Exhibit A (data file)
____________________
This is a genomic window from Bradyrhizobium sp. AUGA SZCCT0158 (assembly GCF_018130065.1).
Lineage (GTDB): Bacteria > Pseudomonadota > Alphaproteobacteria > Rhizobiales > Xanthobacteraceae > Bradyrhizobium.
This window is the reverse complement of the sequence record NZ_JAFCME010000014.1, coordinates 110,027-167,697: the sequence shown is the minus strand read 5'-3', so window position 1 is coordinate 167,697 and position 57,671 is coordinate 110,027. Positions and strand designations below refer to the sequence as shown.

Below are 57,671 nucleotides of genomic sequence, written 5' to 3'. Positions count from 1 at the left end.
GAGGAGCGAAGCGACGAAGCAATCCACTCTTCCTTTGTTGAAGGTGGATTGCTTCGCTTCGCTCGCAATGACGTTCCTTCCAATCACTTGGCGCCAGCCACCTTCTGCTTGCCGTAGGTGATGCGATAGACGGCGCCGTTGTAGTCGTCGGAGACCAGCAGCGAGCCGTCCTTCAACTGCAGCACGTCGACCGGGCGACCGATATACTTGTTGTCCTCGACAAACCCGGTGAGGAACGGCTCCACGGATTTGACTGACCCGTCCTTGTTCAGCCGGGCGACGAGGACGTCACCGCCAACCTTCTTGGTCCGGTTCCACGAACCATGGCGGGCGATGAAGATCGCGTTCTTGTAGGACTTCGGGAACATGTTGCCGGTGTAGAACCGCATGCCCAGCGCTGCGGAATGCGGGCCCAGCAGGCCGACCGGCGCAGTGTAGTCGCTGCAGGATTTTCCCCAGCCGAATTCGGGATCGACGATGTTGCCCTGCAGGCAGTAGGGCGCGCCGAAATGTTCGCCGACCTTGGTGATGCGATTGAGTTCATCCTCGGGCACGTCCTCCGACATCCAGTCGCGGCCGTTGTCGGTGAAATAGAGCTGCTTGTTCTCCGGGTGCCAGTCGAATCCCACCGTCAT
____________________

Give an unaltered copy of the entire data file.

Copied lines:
This is a genomic window from Bradyrhizobium sp. AUGA SZCCT0158 (assembly GCF_018130065.1).
Lineage (GTDB): Bacteria > Pseudomonadota > Alphaproteobacteria > Rhizobiales > Xanthobacteraceae > Bradyrhizobium.
This window is the reverse complement of the sequence record NZ_JAFCME010000014.1, coordinates 110,027-167,697: the sequence shown is the minus strand read 5'-3', so window position 1 is coordinate 167,697 and position 57,671 is coordinate 110,027. Positions and strand designations below refer to the sequence as shown.

Below are 57,671 nucleotides of genomic sequence, written 5' to 3'. Positions count from 1 at the left end.
GAGGAGCGAAGCGACGAAGCAATCCACTCTTCCTTTGTTGAAGGTGGATTGCTTCGCTTCGCTCGCAATGACGTTCCTTCCAATCACTTGGCGCCAGCCACCTTCTGCTTGCCGTAGGTGATGCGATAGACGGCGCCGTTGTAGTCGTCGGAGACCAGCAGCGAGCCGTCCTTCAACTGCAGCACGTCGACCGGGCGACCGATATACTTGTTGTCCTCGACAAACCCGGTGAGGAACGGCTCCACGGATTTGACTGACCCGTCCTTGTTCAGCCGGGCGACGAGGACGTCACCGCCAACCTTCTTGGTCCGGTTCCACGAACCATGGCGGGCGATGAAGATCGCGTTCTTGTAGGACTTCGGGAACATGTTGCCGGTGTAGAACCGCATGCCCAGCGCTGCGGAATGCGGGCCCAGCAGGCCGACCGGCGCAGTGTAGTCGCTGCAGGATTTTCCCCAGCCGAATTCGGGATCGACGATGTTGCCCTGCAGGCAGTAGGGCGCGCCGAAATGTTCGCCGACCTTGGTGATGCGATTGAGTTCATCCTCGGGCACGTCCTCCGACATCCAGTCGCGGCCGTTGTCGGTGAAATAGAGCTGCTTGTTCTCCGGGTGCCAGTCGAATCCCACCGTCAT